This viewpoint is founded on the essential fact that 'morality' is subjective, and can vary widely across different individuals, and also with time. A non-tax example involves New Zealanders' views on whether a government is morally wrong in selling down state owned assets?
So what of this ‘morality’ tax debate in the New Zealand context?
Going back to the 2009 bank tax cases, Justice Wild, in his High Court judgment against the BNZ, made comment that the impugned transactions had operated at a substantial cost to the New Zealand economy and the New Zealand tax base. He noted, “The unchallenged evidence of Professor Evans was that the transactions had a total cost to New Zealand society of NZ$335.6 million, much of that from the deadweight cost of moneys transferred out of New Zealand, and permanently lost to the New Zealand economy”.
However, this consideration was deemed unhelpful by Justice Rhys Harrison in the following tax avoidance case against Westpac Bank. The Judge said, "Evidence was led from Professor Evans about the economic implications and social cost of the transactions for New Zealand society..... None of these factors assists in determining whether a taxpayer’s use of deductibility provisions in a particular transaction is evidence of tax avoidance".
At a ministerial level, Revenue Minister Peter Dunne has been reasonably consistent in his public statements that large multinationals need to pay their ‘fair share of tax’. While Mr Dunne echoes the sentiments in the UK of late, the all important difference is that the Ministers call for ‘fair share of tax’ have typically accompanied proposed changes of tax law, rather than out of an emotive vacuum. The contrast to the UK, and Europe, is exemplified in changes to New Zealand's thin capitalisation regime, where Mr Dunne said, "The tax laws relating to foreign investment are a delicate balancing act. We want to ensure that a fair amount of tax is paid, but do not want to discourage investment.”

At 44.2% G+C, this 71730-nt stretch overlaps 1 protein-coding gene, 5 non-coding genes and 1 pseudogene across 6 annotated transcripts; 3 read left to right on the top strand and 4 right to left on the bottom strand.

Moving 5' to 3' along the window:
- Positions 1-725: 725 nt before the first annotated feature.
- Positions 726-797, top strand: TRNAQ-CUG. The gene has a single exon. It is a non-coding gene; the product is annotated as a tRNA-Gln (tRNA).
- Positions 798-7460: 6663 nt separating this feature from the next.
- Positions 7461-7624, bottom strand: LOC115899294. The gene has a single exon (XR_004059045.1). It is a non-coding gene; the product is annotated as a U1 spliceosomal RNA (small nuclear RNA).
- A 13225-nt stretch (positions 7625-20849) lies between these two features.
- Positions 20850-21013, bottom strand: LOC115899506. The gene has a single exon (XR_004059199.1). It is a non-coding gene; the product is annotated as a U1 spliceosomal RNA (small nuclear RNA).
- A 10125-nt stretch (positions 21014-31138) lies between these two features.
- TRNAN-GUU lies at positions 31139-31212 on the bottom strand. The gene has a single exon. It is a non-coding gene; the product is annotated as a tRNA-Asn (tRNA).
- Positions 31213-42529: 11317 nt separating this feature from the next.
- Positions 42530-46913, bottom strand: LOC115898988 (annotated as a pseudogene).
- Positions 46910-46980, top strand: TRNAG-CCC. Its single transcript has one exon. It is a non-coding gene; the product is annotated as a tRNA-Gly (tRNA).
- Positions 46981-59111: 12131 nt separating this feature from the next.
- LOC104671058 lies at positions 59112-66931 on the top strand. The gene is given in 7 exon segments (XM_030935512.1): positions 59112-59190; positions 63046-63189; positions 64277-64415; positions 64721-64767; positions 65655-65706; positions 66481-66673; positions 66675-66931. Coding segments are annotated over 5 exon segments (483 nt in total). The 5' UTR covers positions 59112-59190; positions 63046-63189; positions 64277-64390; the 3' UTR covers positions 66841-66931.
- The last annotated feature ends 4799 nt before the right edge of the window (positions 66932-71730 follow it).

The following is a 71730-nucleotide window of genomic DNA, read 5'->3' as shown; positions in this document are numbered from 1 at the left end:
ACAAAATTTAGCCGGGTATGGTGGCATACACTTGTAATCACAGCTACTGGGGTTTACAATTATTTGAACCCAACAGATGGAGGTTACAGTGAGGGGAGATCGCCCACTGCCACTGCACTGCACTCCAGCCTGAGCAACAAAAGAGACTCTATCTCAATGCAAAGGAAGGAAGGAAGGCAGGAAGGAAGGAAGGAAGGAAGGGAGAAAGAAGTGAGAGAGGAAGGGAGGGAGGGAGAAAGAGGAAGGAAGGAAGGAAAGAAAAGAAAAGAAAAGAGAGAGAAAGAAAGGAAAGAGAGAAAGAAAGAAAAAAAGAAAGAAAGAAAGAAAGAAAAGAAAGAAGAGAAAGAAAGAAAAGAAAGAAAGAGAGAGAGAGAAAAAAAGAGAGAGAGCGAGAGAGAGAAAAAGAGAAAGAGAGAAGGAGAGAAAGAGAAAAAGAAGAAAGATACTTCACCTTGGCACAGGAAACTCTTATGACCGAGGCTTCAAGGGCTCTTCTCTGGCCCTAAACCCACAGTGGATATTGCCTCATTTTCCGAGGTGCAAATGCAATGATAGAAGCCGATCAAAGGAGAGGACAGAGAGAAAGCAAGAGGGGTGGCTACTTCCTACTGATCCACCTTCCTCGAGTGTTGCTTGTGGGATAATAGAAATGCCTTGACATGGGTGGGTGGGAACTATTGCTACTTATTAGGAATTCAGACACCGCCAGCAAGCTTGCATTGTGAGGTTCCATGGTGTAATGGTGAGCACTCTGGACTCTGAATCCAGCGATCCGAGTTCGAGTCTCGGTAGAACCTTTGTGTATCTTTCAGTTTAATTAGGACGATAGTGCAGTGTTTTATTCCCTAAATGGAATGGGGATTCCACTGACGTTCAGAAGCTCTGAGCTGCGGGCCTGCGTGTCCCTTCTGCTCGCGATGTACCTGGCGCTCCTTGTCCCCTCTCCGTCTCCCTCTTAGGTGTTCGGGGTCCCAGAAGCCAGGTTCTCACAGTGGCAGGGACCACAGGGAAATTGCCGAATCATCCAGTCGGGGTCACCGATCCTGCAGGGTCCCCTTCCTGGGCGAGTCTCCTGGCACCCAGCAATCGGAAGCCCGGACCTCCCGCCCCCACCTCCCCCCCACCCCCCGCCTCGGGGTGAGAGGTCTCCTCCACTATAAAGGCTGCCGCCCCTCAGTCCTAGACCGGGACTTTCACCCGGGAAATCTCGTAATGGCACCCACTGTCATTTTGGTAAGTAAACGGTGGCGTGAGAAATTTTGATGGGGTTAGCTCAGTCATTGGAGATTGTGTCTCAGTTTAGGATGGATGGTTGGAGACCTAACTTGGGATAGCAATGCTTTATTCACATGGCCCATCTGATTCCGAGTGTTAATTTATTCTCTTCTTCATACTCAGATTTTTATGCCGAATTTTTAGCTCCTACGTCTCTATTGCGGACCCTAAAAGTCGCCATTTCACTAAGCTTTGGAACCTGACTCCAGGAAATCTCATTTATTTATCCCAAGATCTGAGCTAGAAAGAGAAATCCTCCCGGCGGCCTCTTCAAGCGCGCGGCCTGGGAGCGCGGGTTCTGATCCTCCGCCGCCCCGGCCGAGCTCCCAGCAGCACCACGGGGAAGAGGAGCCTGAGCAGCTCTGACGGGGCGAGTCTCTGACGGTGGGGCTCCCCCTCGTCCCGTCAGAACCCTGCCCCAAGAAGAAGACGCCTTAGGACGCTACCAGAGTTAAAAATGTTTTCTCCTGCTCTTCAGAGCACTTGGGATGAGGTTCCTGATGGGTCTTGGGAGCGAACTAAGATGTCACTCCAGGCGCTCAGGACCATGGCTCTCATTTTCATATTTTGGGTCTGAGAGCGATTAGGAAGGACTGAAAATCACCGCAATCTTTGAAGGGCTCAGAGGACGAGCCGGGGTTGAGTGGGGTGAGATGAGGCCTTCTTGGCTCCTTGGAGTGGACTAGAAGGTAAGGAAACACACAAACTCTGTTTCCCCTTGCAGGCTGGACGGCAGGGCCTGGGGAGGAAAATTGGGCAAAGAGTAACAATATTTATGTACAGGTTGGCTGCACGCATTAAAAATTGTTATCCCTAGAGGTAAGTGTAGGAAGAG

Further contrast may be found on a topic that would certainly have whipped up a storm in the UK with Revenue Minister Peter Dunne publically stating last year that New Zealand isn't a tax haven for wealthy foreigners by using trusts here. He said, “I think the term 'tax haven' is a gross exaggeration because it implies illegality, it implies evasion, rather than legitimate tax avoidance.” PM John Key said Mr Dunne had got it right.
We have in excess of 3,500 sections of tax law and administration. These have evolved over many years, as has the accompanying jurisprudence. Tax is a matter of companies complying with rules debated and promulgated by Parliament. It is not a matter of what is perceived to be ‘fair’, or morally right.
While this ‘legalistic’ approach is supported as the only sustainable model, companies should not underestimate how tax morality in some guise or other does exist as an undercurrent to Governmental and tax authority actions. On this point, it is worth noting that the IRD are overtly linking tax compliance with a social agenda (refer their 2012 Tax Compliance Focus), with references that our taxes serve the needs of our communities, provide hospitals, healthcare, and good-quality education.
Companies do need to be cautious and very prepared given the significant increase in media and public debating of all matters ‘tax’, particularly if they operate in Europe, but also closer to home here where this is an increasing trend. In addition, there are developments in financial reporting that require greater transparency, including developments in reporting ‘uncertain tax positions’. That said, it is hoped that New Zealand will adhere to its more considered approach in following due process and the law.
Partner – Tax (Auckland)
Tel: +64 9 300 8128